The Majority of High-Impact Science Journals Would Accept Manuscripts Derived from Open Access Electronic Theses and Dissertations

Lisa Shen
<span title="2015-09-13">2015</span> <i title="University of Alberta Libraries"> <a target="_blank" rel="noopener" href="https://fatcat.wiki/container/jtup63omejdsfatxjdugkuqgxi" style="color: black;">Evidence Based Library and Information Practice</a> </i> &nbsp;
A Review of: Ramírez, M. L., McMillan, G., Dalton, J. T., Hanlon, A., Smith, H. S., & Kern, C. (2014). Do open access electronic theses and dissertations diminish publishing opportunities in the sciences? College & Research Libraries, 75(6), 808-821. http://dx.doi.org/10.5860/ crl.75.6.808 Abstract Objective – To assess science journal publishers' attitudes and policies regarding open access electronic theses and dissertations (ETDs). Design – Survey questionnaire. Setting – Science journal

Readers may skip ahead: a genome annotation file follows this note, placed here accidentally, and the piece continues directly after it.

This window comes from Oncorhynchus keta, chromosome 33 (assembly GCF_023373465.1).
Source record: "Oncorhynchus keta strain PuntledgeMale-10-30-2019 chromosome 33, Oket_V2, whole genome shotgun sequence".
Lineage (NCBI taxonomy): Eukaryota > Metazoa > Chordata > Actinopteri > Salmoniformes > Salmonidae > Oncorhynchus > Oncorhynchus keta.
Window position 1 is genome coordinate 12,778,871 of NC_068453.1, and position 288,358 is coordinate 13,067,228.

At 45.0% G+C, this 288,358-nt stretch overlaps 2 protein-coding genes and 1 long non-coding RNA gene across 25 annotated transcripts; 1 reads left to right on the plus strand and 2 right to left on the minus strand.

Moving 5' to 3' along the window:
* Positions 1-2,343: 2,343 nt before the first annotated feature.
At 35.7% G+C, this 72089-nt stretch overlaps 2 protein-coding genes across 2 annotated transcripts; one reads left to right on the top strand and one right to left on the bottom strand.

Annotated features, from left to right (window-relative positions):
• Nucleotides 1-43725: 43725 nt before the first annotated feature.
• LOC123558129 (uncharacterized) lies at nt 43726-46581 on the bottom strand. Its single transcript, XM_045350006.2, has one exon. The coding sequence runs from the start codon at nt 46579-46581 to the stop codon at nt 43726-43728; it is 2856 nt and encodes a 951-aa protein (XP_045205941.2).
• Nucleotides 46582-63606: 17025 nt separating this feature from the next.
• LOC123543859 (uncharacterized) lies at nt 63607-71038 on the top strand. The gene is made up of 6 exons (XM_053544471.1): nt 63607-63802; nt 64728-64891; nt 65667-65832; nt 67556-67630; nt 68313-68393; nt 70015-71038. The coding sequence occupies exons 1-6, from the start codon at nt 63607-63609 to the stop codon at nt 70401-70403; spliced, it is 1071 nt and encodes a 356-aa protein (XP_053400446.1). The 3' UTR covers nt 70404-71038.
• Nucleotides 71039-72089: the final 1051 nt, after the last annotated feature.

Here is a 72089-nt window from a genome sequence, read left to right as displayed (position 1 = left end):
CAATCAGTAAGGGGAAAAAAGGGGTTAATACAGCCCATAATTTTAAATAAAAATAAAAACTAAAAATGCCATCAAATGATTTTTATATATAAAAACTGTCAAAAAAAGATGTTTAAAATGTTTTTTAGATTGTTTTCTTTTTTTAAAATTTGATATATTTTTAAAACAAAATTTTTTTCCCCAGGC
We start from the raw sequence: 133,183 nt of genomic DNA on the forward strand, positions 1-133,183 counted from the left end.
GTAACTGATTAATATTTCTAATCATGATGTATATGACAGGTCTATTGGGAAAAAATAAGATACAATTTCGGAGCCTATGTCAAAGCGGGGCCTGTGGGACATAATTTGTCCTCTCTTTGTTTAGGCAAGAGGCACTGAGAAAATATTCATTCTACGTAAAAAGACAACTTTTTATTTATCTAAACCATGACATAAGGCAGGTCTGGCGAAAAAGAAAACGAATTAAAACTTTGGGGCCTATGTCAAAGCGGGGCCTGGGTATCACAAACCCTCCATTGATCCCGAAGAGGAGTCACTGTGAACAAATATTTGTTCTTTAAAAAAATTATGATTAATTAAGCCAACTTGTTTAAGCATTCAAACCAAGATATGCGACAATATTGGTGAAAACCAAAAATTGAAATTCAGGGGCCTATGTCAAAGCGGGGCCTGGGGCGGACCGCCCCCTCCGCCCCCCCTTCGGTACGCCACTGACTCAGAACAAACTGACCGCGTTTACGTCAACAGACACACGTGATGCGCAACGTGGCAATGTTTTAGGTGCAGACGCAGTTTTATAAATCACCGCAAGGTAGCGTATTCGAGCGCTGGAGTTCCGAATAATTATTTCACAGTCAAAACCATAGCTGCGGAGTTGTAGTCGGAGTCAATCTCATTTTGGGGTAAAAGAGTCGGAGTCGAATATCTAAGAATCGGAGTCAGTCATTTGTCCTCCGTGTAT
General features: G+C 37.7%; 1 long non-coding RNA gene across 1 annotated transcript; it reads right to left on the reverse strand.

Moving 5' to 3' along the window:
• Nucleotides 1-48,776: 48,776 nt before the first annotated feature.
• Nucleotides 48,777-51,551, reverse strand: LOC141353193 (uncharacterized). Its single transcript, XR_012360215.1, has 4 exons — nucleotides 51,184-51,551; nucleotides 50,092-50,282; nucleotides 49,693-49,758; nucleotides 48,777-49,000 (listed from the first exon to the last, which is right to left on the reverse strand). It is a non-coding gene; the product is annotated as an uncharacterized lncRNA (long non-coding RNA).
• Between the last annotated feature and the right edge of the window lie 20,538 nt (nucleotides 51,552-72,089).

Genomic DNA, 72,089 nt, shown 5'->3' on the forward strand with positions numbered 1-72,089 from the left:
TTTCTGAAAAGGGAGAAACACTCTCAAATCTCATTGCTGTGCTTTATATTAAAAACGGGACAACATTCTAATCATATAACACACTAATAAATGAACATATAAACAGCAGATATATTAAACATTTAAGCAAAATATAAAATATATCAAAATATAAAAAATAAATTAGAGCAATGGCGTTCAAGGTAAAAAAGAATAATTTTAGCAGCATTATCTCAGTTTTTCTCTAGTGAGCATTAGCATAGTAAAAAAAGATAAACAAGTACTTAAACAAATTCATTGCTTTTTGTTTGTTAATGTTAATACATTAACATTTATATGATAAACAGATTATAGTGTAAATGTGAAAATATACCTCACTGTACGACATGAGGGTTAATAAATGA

more &raquo; ... ications. Subjects – Editorial team members from 290 high-impact science journals. Methods – The 16,455 science journals listed in the 2005-09 Thompson Reuter's Journal Performance Indicators (JPI) were identified as the base population for this study. The top five journals, as ranked by relative impact factor, from each of the 171 JPI-defined science disciplines were selected for the sampling frame. After the removal of duplicates, defunct titles, and pretest participants, the 715 resulting journals were grouped into 14 broader subject groups defined by the researchers. Randomized systematic sample was then employed to select a final sample size of 300 journals. Ten additional titles were later removed due to publication scope. Email invitations to participate in the survey were sent to the selected journals on August 9, 2012. After two email reminders, the web survey closed on August 27. Six phone follow-ups were made to a random sample of 100 out of the 246 non-responders between September 7 and 14 to increase the response rate. Main Results – The final response rate for the survey was 24.8% (72 out of 290), and the findings had an 11.5% margin of error with 95% confidence interval. Only 12.5% of the journals surveyed indicated they would "never accept" manuscripts derived from open access ETDs, while 51.4% indicated revised EDTs are "always welcome." The rest of the respondents had some acceptance restrictions, including case-by-case review (19.4%), accept only if the content differs significantly from the original (8.3%), accept or only if access to the original ETD was limited (1.4%). Five of the 72 respondents (6.9%) did not have a policy for accepting ETDs. Of the 17 researcher-created discipline categories, Engineering titles had the highest (85.7%, or 12 out of 14) and Medical journals had the lowest (25%, or 3 out of 14) proportion of respondents who would "always welcome" manuscripts derived from open access ETDs. At least 50% of the journals from every type of publishing entity indicated they would "always welcome" revised ETDs. However, there are differences between the entities: University Presses were most likely to "always welcome" revised ETDs (87.5%), Commercial Publishers were more likely to have some acceptance restrictions (41.7%), and Academic Societies were the most likely entity to "never welcome" revised ETDs (12.7%). Lastly, in a comparison of the results of this study with the results from a similar 2013 study conducted on social science, arts and humanities (SS&H) journals, the authors found statistically significant differences (p=0.025, α=0.05) between the editorial policies regarding revised ETDs of science and SS&H journals. Conclusion – The study results suggest that, contrary to common perceptions, the majority of high-impact science journals would actually welcome revised open access ETDs submissions. Therefore, science scholars would not greatly reduce their chances for publishing manuscripts derived from EDTs by making the original ETDs accessible online.
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